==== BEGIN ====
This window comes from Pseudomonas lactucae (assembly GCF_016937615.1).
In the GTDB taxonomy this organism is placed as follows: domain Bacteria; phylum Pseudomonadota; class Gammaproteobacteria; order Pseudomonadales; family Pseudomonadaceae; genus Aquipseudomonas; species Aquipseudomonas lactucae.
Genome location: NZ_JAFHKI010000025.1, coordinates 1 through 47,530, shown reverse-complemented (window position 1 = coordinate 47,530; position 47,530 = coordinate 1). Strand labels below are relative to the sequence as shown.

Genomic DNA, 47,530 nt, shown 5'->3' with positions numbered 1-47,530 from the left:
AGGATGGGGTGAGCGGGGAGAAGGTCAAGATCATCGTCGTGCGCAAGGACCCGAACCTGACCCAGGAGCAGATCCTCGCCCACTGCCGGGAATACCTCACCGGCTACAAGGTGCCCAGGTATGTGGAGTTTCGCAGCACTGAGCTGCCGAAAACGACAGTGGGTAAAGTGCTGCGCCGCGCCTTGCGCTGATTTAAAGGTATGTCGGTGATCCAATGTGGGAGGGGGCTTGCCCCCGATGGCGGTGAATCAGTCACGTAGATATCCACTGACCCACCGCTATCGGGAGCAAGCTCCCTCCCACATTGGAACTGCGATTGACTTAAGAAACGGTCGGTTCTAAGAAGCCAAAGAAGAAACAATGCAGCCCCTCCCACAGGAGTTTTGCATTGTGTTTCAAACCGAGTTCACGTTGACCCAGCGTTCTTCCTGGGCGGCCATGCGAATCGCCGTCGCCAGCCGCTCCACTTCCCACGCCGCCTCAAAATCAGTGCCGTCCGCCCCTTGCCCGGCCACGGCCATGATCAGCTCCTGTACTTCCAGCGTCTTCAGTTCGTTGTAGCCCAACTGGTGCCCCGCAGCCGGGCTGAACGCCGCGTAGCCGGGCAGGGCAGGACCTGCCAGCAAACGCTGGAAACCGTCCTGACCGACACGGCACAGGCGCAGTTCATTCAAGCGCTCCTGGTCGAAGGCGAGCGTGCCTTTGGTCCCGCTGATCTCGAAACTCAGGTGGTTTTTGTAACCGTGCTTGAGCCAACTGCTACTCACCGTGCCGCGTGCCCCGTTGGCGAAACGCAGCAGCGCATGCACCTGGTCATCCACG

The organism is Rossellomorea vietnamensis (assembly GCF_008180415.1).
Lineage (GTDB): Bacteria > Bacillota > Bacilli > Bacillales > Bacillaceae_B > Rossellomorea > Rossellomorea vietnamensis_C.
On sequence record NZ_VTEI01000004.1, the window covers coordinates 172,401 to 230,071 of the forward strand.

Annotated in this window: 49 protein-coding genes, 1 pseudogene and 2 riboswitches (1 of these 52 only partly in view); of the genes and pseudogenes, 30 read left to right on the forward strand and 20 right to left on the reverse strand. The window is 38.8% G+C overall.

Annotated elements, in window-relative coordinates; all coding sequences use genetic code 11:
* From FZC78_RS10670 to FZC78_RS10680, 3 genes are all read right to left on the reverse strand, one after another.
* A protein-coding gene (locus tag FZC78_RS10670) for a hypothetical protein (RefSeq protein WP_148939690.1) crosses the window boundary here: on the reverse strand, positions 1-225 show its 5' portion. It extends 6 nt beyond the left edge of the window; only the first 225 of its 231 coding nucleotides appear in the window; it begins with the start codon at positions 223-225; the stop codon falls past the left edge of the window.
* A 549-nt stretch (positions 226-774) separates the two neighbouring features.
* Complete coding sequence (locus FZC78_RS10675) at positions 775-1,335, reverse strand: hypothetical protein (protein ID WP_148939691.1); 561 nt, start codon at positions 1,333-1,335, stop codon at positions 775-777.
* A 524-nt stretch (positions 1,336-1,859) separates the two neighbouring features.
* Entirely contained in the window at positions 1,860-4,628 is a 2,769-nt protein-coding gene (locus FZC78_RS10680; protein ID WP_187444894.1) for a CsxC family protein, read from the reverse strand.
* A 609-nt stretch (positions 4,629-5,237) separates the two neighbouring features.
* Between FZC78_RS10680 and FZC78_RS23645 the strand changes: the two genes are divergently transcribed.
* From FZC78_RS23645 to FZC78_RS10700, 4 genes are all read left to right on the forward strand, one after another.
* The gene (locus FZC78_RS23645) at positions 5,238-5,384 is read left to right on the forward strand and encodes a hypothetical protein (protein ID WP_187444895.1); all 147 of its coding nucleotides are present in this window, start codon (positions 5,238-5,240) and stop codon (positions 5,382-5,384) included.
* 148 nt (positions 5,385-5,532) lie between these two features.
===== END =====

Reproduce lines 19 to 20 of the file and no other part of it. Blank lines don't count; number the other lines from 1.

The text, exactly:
* From FZC78_RS23645 to FZC78_RS10700, 4 genes are all read left to right on the forward strand, one after another.
* The gene (locus FZC78_RS23645) at positions 5,238-5,384 is read left to right on the forward strand and encodes a hypothetical protein (protein ID WP_187444895.1); all 147 of its coding nucleotides are present in this window, start codon (positions 5,238-5,240) and stop codon (positions 5,382-5,384) included.